Now, plenty of people might say, "what are you complaining about, those salaries are fine?" Perhaps. But the economics should be made clear to aspiring young scientists--expect to work 60-70 hours/week until you're 35 before you can even hope to have a real job, with benefits, that pays more than a journeyman plumber (but not a fully bonded plumber and let's not forget the average GM worker earning $68K/yr). These people who can make it in science are typically smart enough to be MDs (salary $100-200+K/yr by age 30 at the latest), lawyers (salary $100K-$400K by age 30), or banker/MBA types ($100K-$1M by 28).

That's the reality. Science is for losers. If you're going to go through all that education/training and work 60-70 hrs/wk, at least you should be compensated like MDs, lawyers or investment bankers. If you don't care about the money, fine, but don't ever start on the "nobility of science" crap that Gould liked to prattle on about. You're making an economic decision--"I love science so much that I'm going to give up all this potential income, etc." If you want to, fine. But go into science knowing that, and knowing that the situation will NOT get better (i.e. what's going to happen when big Pharma starts outsourcing all their medicinal chemistry R&D to Bangalore and Hyderabad?).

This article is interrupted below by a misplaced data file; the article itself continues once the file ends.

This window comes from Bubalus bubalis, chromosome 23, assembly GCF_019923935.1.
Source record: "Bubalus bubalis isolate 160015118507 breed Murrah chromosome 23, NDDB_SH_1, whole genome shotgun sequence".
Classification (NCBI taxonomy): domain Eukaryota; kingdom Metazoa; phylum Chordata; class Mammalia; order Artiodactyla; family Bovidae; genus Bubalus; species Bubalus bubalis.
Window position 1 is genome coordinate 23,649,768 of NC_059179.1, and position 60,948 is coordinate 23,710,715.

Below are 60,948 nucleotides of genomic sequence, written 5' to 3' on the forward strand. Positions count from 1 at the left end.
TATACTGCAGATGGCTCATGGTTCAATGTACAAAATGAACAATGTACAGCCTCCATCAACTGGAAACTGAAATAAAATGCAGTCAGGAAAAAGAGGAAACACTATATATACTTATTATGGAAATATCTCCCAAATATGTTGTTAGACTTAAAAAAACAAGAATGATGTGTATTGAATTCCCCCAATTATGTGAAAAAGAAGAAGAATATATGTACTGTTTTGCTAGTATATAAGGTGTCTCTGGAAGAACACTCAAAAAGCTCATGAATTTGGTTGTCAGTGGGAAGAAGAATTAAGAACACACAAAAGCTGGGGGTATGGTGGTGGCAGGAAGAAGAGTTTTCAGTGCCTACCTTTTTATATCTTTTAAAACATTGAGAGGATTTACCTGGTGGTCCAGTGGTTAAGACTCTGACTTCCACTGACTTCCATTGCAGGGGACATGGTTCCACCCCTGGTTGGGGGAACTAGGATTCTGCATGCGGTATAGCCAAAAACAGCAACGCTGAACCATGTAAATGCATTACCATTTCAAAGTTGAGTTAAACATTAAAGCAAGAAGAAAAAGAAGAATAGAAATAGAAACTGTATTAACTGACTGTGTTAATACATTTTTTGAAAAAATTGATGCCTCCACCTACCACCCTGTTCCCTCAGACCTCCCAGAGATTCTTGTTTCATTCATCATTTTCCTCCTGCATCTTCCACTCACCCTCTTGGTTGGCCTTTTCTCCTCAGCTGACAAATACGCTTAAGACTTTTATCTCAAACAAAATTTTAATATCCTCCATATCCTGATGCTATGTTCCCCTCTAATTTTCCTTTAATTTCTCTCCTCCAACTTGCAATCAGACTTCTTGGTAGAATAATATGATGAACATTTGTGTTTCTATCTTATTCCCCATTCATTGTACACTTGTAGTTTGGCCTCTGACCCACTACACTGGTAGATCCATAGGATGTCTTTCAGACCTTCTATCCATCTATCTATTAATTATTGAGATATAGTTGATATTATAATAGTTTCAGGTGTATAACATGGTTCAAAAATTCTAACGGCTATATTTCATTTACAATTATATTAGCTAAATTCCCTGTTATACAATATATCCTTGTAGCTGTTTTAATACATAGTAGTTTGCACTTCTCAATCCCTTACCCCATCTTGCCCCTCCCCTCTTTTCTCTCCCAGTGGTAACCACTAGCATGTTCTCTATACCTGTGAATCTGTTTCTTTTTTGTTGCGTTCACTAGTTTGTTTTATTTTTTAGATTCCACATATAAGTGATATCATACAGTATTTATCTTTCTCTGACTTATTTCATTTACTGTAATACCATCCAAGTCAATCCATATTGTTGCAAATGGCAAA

Posted by david at 05:00 PM




Precisely why I gave up my career in computational neuroscience to make money doing "simple programming."

Posted by: PhlegmAsiv at July 22, 2003 05:14 PM


Yep. A lot of scientists of various stripes have gotten sucked into various types of IT jobs. Simple supply and demand. I know a couple of metallurgists and a pure math guy who now work as programmers.
Still, having an engineering degree beats having a liberal arts degree in the job market.

Posted by: bbartlog at July 22, 2003 05:44 PM


You are vastly misinformed with respect to the salaries for JDs and MBAs.

5% of JDs get jobs at big law firms (BIGLAW as it's called elsewhere on the net) where the starting salary is six figures. Those jobs are only available if you attend one of the Top 14 law schools (or if you graduate in the top 10% of the class at a lesser law school AND get lucky).

The starting salary at the DA's office is around $35K, and it maybe maxes out in the $70s. The salary you'd get as a lawyer is not worth the seven years of education.

The same goes for MBAs. If you want to make big bucks as an investment banker, unless you get your MBA from Harvard, Wharton, Columbia, or Stanford, you're out of luck.

Children of middle class parents are misled into thinking that an education is the "ticket" to a comfortable upper middle class lifestyle, and unfortunately there are no longer any kind of tickets in the U.S.